For Muslims associated with those institutions, the Pesantren Law is long-overdue recognition of their value to the nation.

But others disagree.

The Islamic civil society organisation Muhammadiyah, which had earlier modernised its teaching styles, pointed out that changes such as these should be passed as amendments to the comprehensive law on national education that the Indonesian parliament had passed in 2003. This law had undergone lengthy and inclusive public consultation processes.

A new, special Pesantren Law was unnecessary and gave undue special attention to this version of Islamic education. Muhammadiyah regarded the granting of privileges to one religious group above others, in a separate act of parliament, as problematic.

They were also concerned that this separate treatment would mean that the pesantren could access funds from the 20% of national budget allocated to education by Indonesian law.

Muhammadiyah expressed concern about the Pesantren Law’s definition of pesantren.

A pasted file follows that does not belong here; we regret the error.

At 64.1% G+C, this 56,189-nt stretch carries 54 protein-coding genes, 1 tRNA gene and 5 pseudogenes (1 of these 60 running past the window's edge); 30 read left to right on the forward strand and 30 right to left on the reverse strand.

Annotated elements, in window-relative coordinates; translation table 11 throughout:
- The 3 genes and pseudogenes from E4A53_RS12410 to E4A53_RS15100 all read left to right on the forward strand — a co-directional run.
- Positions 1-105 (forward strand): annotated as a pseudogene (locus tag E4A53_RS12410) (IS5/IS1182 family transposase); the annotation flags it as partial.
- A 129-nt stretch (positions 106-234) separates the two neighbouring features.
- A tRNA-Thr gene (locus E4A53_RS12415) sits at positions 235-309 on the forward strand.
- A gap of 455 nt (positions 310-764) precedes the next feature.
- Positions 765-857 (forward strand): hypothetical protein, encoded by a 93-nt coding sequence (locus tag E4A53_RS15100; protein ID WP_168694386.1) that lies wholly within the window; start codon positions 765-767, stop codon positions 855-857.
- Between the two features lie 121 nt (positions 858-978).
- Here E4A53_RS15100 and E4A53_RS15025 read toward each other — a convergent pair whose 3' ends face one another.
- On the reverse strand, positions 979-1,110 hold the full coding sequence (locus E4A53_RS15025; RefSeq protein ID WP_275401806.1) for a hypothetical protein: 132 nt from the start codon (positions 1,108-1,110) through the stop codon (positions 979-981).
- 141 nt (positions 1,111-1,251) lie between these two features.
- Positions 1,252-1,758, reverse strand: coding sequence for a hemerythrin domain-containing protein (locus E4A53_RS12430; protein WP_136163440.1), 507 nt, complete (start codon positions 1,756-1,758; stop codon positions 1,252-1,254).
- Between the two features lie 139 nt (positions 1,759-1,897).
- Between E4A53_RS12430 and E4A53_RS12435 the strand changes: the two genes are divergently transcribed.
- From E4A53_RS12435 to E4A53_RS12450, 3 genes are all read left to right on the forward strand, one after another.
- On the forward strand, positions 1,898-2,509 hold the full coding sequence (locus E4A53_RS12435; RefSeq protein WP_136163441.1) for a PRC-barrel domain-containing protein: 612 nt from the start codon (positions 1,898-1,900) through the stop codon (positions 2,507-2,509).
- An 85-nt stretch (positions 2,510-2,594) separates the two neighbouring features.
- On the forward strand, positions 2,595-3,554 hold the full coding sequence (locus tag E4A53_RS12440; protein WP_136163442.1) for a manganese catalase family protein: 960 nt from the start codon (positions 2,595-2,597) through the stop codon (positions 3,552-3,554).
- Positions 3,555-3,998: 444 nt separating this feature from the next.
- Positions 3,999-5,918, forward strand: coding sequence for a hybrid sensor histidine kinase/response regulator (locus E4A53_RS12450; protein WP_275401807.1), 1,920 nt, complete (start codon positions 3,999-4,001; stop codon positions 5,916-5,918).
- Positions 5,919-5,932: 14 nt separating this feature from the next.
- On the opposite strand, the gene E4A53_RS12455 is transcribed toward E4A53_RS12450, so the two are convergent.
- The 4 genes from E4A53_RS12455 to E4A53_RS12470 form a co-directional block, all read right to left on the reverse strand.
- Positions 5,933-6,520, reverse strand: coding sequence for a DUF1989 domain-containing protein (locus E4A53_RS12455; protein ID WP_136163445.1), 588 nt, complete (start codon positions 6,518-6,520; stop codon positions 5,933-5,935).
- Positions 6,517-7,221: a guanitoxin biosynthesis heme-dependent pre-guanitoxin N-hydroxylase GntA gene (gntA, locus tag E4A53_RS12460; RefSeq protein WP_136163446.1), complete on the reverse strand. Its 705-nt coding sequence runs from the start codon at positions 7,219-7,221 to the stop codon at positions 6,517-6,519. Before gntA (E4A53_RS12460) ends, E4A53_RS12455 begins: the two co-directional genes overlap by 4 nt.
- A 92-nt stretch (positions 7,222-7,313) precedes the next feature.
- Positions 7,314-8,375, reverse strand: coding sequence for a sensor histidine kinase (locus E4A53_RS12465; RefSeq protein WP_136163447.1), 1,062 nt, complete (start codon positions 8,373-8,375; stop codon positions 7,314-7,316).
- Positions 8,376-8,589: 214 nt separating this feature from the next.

For almost a century Muhammadiyah had been transforming their pesantren to ensure that the education they provided reflected changes in technology, social mores, economics and politics.

The 2019 Law defined the pesantren and kyai in more traditional ways, and was contrary to the spirit and goals of Muhammadiyah’s dynamic conception of pesantren education.

Electoral politics are also significant in the debate between the traditional and reformist visions of Islamic education. The current government receives strong support from people that value traditional notions of kyai and pesantren — most of whom are located on the populous island of Java.

Its leadership group includes politicians who are graduates of these schools. The Ministry of Religion is usually headed by a person who has close ties to those particular Javanese populations.

Not surprisingly, critics of the government regarded the Pesantren Law as a gift to this constituency.

About the author

Professor Julian Millie FAHA

Julian Millie is Professor of Indonesian Studies at Monash University. His research is about the social and political meanings of Islamic practice in Indonesia, and specifically amongst the Sundanese ethnic group of West Java. He works with academics from the universities under the Indonesian Ministry of Religion.

Julian recently appeared with Inaya Rakhmani and Ali Moore on the University of Melbourne’s ‘Ear to Asia’ podcast.

Acknowledgement of Country

The Australian Academy of the Humanities recognises Australia’s First Nations Peoples as the traditional owners and custodians of this land, and their continuous connection to country, community and culture.